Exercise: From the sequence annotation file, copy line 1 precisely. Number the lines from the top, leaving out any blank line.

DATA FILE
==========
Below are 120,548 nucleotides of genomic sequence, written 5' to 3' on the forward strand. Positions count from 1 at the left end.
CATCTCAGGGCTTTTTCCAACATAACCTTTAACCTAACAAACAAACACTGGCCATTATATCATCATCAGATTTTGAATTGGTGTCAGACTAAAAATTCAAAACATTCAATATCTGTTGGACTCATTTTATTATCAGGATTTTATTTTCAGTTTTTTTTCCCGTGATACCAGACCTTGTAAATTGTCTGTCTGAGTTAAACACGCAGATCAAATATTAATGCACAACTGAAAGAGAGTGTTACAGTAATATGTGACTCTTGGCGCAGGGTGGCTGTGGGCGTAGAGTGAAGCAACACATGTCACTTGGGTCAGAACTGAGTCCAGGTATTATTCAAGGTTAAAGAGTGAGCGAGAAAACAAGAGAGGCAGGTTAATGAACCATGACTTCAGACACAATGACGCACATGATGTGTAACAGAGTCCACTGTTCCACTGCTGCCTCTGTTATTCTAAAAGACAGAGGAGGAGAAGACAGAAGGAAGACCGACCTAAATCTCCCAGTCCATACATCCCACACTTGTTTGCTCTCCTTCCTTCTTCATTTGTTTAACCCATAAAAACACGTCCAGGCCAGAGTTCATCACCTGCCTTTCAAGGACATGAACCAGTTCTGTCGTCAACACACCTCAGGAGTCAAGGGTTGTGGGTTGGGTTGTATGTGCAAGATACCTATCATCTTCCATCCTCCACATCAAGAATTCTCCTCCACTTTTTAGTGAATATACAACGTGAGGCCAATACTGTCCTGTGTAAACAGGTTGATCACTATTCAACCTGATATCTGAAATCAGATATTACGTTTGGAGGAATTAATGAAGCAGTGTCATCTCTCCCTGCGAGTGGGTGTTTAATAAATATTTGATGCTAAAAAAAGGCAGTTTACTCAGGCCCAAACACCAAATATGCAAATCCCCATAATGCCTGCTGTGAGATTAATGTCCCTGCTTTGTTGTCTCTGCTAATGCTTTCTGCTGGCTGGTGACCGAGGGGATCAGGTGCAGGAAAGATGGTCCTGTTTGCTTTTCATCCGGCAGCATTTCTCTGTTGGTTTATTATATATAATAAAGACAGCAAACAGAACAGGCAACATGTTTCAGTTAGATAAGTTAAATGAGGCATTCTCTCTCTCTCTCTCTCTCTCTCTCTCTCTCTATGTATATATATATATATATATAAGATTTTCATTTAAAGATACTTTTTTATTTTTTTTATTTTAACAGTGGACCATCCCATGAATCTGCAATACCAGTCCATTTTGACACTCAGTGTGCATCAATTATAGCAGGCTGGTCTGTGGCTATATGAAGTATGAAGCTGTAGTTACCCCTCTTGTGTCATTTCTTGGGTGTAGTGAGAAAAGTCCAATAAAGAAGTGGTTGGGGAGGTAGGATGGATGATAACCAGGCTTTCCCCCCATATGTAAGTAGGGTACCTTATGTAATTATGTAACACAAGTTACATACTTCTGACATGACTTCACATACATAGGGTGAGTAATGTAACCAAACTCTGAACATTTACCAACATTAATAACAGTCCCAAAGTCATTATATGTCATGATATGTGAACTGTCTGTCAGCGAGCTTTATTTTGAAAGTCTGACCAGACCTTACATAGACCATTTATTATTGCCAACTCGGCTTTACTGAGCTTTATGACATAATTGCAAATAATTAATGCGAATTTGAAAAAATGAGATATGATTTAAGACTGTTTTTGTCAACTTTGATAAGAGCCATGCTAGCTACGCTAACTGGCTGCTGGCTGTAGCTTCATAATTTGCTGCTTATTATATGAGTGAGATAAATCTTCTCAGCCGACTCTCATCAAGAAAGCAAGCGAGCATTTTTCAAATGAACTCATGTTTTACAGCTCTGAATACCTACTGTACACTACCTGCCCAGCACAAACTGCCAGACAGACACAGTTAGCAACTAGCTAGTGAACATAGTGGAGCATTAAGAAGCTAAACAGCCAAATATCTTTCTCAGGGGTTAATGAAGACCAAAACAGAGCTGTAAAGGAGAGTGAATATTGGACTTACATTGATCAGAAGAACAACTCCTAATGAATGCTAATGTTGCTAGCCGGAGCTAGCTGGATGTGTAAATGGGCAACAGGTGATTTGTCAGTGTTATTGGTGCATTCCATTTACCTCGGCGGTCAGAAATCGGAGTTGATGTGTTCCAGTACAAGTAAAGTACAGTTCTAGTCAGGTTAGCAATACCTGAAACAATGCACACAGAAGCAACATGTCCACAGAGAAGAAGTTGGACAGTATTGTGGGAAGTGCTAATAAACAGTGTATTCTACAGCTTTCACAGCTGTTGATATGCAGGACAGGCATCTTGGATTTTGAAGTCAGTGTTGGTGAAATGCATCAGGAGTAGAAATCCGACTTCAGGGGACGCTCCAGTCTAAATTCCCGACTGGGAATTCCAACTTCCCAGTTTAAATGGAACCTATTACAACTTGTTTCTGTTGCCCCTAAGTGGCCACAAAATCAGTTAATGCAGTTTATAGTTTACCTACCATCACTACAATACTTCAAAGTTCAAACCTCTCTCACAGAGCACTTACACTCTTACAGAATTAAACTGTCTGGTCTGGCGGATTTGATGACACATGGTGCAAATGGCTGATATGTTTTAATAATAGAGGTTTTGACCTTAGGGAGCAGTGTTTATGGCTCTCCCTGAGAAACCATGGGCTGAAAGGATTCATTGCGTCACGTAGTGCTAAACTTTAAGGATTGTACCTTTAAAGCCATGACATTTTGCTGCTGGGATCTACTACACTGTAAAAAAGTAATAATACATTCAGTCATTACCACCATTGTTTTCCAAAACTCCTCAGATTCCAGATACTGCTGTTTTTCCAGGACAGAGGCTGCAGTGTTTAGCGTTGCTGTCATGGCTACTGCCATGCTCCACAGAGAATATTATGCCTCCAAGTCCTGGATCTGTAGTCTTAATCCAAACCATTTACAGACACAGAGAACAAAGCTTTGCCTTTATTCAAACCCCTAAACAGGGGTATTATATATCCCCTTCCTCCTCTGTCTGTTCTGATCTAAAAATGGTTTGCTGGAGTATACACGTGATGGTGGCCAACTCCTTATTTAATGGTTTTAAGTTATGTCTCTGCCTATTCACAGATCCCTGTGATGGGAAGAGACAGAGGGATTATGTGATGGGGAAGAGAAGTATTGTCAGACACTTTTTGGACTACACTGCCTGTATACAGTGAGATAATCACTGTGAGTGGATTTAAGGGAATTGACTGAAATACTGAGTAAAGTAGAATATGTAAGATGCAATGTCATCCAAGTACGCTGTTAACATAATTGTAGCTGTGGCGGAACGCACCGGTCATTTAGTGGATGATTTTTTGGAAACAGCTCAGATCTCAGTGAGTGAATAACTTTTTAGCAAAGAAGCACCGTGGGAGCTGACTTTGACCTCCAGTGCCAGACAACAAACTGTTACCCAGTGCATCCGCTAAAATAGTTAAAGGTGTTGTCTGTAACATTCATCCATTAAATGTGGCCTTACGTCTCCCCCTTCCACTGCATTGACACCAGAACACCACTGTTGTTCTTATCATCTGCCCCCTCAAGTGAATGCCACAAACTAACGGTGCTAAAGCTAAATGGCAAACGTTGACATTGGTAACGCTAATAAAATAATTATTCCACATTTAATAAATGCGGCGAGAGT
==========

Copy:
Below are 120,548 nucleotides of genomic sequence, written 5' to 3' on the forward strand. Positions count from 1 at the left end.